The Artifact Collections
Fort Ticonderoga is home to one of America’s largest collections of 18th-century military material culture. Fort Ticonderoga's artifact collections are among the most important of their type in the world. Preserved within the collection is 18th-century military weaponry, unique military uniforms, artworks of all types, and a vast collection of archeological artifacts recovered on site during its restoration.
Weapons - Muskets, Bayonets, Pistols, Swords, Pole Arms, Artillery
The weapons collection is composed of over one thousand muskets, bayonets, pistols, swords, pole arms and cannon representing most of the major types of weapons used in the colonial wars and struggle for American Independence. The museum’s collection of 18th-century artillery is considered the largest collection of its type in the western hemisphere.
Fort Ticonderoga preserves the best collection of early military uniforms and headgear in America. Numbering over fifty uniforms and over eighty hats, the collection spans the 1760s through the 1820s. Highlights of the collection include the oldest-known American military coat worn by a soldier of the First Corps of Cadets, Boston, Massachusetts, 1773-1774 and an early 1780s Loyalist uniform and associated leather breeches.
The art collection, spanning three centuries, includes 18th-century military portraiture and battle scenes, 19th-century view of the fort’s ruins and works depicting events in Ticonderoga’s dramatic history. Highlights in the art collection include Thomas Davies’ View of the Lines at Lake George depicting the British military camp at the south end of Lake George on the eve of the British siege of Fort Ticonderoga in July 1759. Thomas Cole’s dramatic painting Gelyna, or A View Near Ticonderoga is one of the museum’s most significant works. The painting, Cole’s earliest-known signed and dated work, illustrates the popular, although fictional story of the death of Edward Rutledge, an officer of the British army mortally wounded in the 1758 British attack on Ticonderoga. The museum also preserves dozens of 19th-century paintings, prints and sketches showing the fort as a ruin. An extensive collection of prints illustrates all facets of Ticonderoga's history from portraits of the people who served at the fort to satirical images of soldiers and events in America created during the French & Indian War and American Revolution.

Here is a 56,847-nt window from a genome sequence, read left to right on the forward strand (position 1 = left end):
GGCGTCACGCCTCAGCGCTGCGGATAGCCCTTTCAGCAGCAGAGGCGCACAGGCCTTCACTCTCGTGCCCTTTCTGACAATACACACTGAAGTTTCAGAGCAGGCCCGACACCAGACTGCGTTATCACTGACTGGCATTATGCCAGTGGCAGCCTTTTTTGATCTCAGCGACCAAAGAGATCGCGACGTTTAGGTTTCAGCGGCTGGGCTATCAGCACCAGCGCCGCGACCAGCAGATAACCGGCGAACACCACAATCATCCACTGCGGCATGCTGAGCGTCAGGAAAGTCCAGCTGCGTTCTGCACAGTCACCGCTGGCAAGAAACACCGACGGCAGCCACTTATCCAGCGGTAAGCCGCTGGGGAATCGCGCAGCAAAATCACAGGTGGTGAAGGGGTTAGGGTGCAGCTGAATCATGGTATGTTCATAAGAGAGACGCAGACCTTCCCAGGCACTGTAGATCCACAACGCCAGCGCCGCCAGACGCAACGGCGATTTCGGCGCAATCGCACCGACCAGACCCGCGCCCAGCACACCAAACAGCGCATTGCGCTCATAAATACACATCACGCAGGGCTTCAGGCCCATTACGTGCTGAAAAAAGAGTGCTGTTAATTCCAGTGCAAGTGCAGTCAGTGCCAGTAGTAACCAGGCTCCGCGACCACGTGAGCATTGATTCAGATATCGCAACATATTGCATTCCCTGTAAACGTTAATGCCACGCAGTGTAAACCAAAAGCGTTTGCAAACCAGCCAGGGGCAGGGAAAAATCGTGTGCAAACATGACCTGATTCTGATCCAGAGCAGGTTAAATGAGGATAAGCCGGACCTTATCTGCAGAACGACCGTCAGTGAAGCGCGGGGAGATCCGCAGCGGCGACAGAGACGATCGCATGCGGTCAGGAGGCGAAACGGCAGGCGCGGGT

A collection of nearly 100 engraved powder horns spanning the last half of the 18th century highlights a unique form of American art popular in military camps. Because most powder horns have names, dates and places engraved on them, they have the ability to speak in unique ways about the wartime experiences of soldiers. Many horns are also decorated with scenes of fortifications, beautiful floral motifs or poetic phrases often reflecting sentiments related to their military service. Other horns are decorated with maps showing the regions through with armies passed or the principal places associated with military campaigns.
Hundreds of thousands of objects were recovered from the site during the fort's restoration and archeological projects since. The collection includes vast assemblages of ceramics, cooking and eating utensils, clothing-related items such as buttons and buckles, military entrenching tools and building hardware, and artillery carriage metalwork and cannon shot of all types.
To learn more about the artifact collection or set up an appointment to use the collection please visit http://www.fortticonderoga.org/history-and-collections/research